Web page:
There are so many things that transfixed me as a kid the first time I saw Singin’ in the Rain: the dancing, the costumes, Cyd Charisse’s green outfit. Watching it last Thursday in an IMAX theatre, courtesy of Turner Classic Movies, NCM Fathom Events and Warner Home Video’s big screen release, I was taken not just by every Don and Lina moment, but also by sheer innovation and the concept of not giving up.
First, I have to confess: I am Lina Lamont’s biggest fan. I think Jean Hagen’s performance is the best in this film, and that’s hefty company. As an actor by degree, I have my heart set on playing this role. (Cast me!)
So, I’m biased: the Don and Lina scenes, aside from Moses, are my favorite. And 60 years after it’s initial release, they’re still funny: the silent scene where Don and Lina perform romance but speak out of dislike, Monumental Pictures’ struggle to shoot with sound / the quest to place Lina’s microphone, the botched screening of the Dueling Cavalier.These scenes are funny in part because Monumental Pictures has some pretty monumental problems.
What follows in true musical fashion is sheer gumption, that “let’s put on a show to save the day” sort of energy. As the audience, we suspend disbelief and play along despite the sometimes lack of logic. It’s part of the fun.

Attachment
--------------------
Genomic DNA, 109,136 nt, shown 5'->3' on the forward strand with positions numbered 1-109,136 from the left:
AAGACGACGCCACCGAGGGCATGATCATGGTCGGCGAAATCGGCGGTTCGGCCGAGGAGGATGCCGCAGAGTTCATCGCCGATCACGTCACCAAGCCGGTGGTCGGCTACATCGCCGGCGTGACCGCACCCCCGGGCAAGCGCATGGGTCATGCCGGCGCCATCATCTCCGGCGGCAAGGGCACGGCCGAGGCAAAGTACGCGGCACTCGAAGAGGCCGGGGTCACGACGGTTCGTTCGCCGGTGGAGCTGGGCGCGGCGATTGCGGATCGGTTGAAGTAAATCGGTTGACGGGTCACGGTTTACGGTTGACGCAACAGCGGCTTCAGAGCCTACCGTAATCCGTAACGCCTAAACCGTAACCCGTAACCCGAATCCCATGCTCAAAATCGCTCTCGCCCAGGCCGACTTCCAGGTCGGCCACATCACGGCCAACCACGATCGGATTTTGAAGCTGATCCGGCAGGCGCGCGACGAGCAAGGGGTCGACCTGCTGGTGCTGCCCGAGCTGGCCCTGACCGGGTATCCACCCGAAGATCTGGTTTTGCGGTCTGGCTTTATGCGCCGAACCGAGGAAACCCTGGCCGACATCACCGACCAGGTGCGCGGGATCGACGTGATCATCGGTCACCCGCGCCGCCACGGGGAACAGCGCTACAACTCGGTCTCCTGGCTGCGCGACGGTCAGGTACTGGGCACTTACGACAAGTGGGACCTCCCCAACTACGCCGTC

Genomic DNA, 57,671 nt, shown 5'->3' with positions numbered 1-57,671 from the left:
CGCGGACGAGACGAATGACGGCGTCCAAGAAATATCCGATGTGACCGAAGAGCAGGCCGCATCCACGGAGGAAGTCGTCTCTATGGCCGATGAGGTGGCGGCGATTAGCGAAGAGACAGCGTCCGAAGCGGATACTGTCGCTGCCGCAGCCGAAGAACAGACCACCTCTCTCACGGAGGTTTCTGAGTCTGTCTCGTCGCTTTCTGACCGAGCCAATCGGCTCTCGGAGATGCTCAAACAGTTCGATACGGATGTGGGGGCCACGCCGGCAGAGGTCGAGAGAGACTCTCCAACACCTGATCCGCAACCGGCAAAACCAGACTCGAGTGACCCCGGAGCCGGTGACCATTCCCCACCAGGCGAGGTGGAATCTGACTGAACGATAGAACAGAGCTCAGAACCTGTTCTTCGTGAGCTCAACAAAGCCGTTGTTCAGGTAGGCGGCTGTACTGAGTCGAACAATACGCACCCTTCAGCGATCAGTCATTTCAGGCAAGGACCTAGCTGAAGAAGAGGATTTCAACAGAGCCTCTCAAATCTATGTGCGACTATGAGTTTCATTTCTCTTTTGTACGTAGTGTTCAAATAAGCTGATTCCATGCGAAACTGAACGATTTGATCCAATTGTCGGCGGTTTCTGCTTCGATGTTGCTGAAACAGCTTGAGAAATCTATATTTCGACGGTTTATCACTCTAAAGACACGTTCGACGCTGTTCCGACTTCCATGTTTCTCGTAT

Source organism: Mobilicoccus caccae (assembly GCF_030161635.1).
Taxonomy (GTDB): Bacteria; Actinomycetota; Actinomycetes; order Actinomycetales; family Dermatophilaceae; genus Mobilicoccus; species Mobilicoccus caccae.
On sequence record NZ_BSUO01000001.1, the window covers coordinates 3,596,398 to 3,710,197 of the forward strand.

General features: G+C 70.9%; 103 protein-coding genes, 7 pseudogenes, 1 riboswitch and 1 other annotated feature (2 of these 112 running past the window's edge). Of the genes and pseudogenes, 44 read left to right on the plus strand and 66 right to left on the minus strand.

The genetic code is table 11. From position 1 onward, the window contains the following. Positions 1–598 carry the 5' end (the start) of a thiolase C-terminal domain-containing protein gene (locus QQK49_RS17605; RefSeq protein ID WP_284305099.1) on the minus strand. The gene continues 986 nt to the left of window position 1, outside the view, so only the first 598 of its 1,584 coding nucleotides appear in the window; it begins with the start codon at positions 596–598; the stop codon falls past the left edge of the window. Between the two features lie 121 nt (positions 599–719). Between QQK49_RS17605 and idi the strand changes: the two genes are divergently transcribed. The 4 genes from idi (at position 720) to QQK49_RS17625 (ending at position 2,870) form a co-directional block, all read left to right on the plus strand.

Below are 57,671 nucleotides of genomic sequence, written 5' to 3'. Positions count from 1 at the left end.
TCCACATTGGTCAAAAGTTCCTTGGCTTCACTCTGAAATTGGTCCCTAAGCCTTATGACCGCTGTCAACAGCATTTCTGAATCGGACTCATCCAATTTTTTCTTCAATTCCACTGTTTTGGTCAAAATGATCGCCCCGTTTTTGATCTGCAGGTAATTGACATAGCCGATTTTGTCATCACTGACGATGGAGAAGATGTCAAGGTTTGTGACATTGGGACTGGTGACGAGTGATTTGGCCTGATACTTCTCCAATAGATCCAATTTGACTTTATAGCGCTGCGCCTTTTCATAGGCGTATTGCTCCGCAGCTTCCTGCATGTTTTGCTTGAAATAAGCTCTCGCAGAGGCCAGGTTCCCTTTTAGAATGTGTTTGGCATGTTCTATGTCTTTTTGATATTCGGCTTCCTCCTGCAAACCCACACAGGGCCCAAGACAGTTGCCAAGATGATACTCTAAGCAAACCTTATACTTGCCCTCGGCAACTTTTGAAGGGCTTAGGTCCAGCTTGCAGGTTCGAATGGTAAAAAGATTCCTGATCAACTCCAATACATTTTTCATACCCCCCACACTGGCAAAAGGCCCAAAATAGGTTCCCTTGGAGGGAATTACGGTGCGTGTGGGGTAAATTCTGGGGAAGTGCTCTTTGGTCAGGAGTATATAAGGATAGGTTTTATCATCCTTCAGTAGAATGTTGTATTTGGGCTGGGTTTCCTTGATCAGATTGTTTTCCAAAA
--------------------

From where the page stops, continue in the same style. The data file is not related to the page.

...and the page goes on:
Good thing, too. Because I’m still not sure how the Broadway Melodies story of a young hoofer, a modern dance ballet at that, gels with a 17th century story about a dueling cavalier and his lady-love.
The audience is right with studio head R.F. Simpson when, asked what he thinks of the idea, he sputters, “I can’t quite visualize it. I’ll have to see it on film first.”
Connecting disparate stories and transforming the film into a musical doesn’t seem to make sense, but the players get props for trying. For not being afraid to reinvent a failed film. For finding a new voice to replace Lina’s, while still maximizing her star power and physical presence. For being-open minded about the ways they can fix problems. The characters believe they can salvage the film and turn it into a smash. Because they believe it, they do.
Do you approach issues in your business with the same creativity and conviction?